Enjoy this fictional reading break from a H.E.R. contributor and creator, Niccole “DNC” Coleman, dedicated to our daughters.
Originally posted on The Chronicles of DNC.
Photo Cred: Daughters of Niccole “DNC” Coleman pictured above
The mirror shattered and shards of glass ripped through my face. I smiled. The tears that fled down my cheeks from the day’s ridicules and verbal lashing turned into laughable irony. Soon scars will appear and the world of bully’s focused on my completion and attraction would have no more material for their daily battles with my self-esteem.
I wiped the blood from my face. It dripped slowly over my hands, letting the pain soak into my skin. Then like sand castles, I let the faucet water wash it all away.
“Are you okay Kia?” Mom was worried. Both about the loud sound and me. She saw the cloud cover me as I paced through the hallway, just moments before I allowed the mirror to change my life.
“Yeah mom. No worries. I’ll clean it up.” Truthfully, I was the one who needed to clean up. Not because of the blood stained sink or the gruesome cuts on my face. I needed to clean out my mind from the hatred I endured. The misguided assumptions about who I was doing and where. All because of what I looked out.
“Beautiful’ is what my parents and family called me. But how could I be beautiful if those same eyes, nose, lips, voice, walk, and style is what those girls hated about me at school.
But not anymore, I would shut my mouth more; run to each class with my old raggedy clothes, oh and my face–my new ugly face.
“What are you cleaning up sweetie?”
I turned and slowly opened the door. It was as if the scars took away my pain and fear. I was ready to show the world the new me, starting with Mom.
Mom stood at the opened door with tears building in her eyes. But in one exhale, they were gone.
“Oh sweetie. Why would you do something like that to yourself?” Her tone was calm and it scared me. Why wasn’t she in shook at my blood stained face.
She grabbed the nearby towel, wet it and wiped my cheek. It’s burned but I took it.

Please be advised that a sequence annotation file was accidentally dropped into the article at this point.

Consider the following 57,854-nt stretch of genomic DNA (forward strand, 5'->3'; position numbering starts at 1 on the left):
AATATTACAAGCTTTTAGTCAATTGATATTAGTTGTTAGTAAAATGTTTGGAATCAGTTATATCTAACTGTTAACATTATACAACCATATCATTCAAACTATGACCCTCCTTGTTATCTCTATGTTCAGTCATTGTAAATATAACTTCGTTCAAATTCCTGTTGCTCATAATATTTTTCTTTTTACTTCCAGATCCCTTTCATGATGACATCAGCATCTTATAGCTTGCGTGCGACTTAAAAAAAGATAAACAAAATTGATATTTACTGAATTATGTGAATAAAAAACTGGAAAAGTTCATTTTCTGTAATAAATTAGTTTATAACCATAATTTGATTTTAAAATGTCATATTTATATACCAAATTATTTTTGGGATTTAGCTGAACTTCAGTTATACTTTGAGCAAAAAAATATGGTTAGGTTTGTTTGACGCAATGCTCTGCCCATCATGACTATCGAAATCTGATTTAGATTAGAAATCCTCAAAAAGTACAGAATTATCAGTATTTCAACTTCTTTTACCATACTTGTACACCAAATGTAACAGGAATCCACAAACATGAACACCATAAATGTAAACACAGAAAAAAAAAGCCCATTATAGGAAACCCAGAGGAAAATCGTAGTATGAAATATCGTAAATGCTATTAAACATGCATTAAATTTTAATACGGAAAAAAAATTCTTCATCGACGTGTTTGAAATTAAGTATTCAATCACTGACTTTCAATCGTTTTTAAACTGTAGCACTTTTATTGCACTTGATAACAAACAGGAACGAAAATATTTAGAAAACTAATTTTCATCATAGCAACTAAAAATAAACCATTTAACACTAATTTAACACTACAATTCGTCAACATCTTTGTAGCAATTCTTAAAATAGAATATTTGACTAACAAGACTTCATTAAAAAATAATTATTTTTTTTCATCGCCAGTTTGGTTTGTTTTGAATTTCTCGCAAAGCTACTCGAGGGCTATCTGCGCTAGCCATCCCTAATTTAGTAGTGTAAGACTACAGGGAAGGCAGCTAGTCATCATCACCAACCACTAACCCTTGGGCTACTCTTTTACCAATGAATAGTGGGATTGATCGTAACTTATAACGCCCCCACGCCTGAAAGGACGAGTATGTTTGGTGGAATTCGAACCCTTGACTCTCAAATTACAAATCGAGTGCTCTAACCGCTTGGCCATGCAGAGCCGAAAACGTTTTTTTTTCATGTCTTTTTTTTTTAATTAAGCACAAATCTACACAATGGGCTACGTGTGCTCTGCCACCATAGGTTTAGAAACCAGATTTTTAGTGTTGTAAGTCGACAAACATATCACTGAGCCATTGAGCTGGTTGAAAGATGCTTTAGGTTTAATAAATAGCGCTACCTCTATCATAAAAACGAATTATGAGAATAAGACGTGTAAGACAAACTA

“I don’t want to be beautiful any more. Being ‘beautiful’ hurts. The girls hate me for it so if my face is gruesome, they would leave me alone, right?
“My beautifully, ignorant child. You’ve played right into their game.” She wiped the other cheek but I was too focused on her next words to feel any more pain.
“This is what they want,” she continued. “Beauty scares people because it’s rare. Believe me when I say what makes you beautiful is much more than just your face—it’s your heart.” She put her hand on my chest.
“It’s your spirit. It’s etched in your genes and all you need to do is believe that no matter what you could ever do to you self, that beauty will go nowhere.”
She turned me to the remaining pieces of the mirror and those gashes were now just small red scratches on my face. My wounds were healing fast, faster than I’ve ever seen and I didn’t understand how.
“My child. You have the gift of beauty. Use that beautiful heart to reach out to those girls because apparently, they must have forgotten how beautiful they were. Go use your gift and help them find their ‘beauty’. It will be hard, but it’s your purpose.”
She turned to exit the room as I stared dumbfounded at my healed face.
She began to close the door back, but before it locked she whispered through the crack, “Oh, and you’re a witch. You will always heal quickly.”
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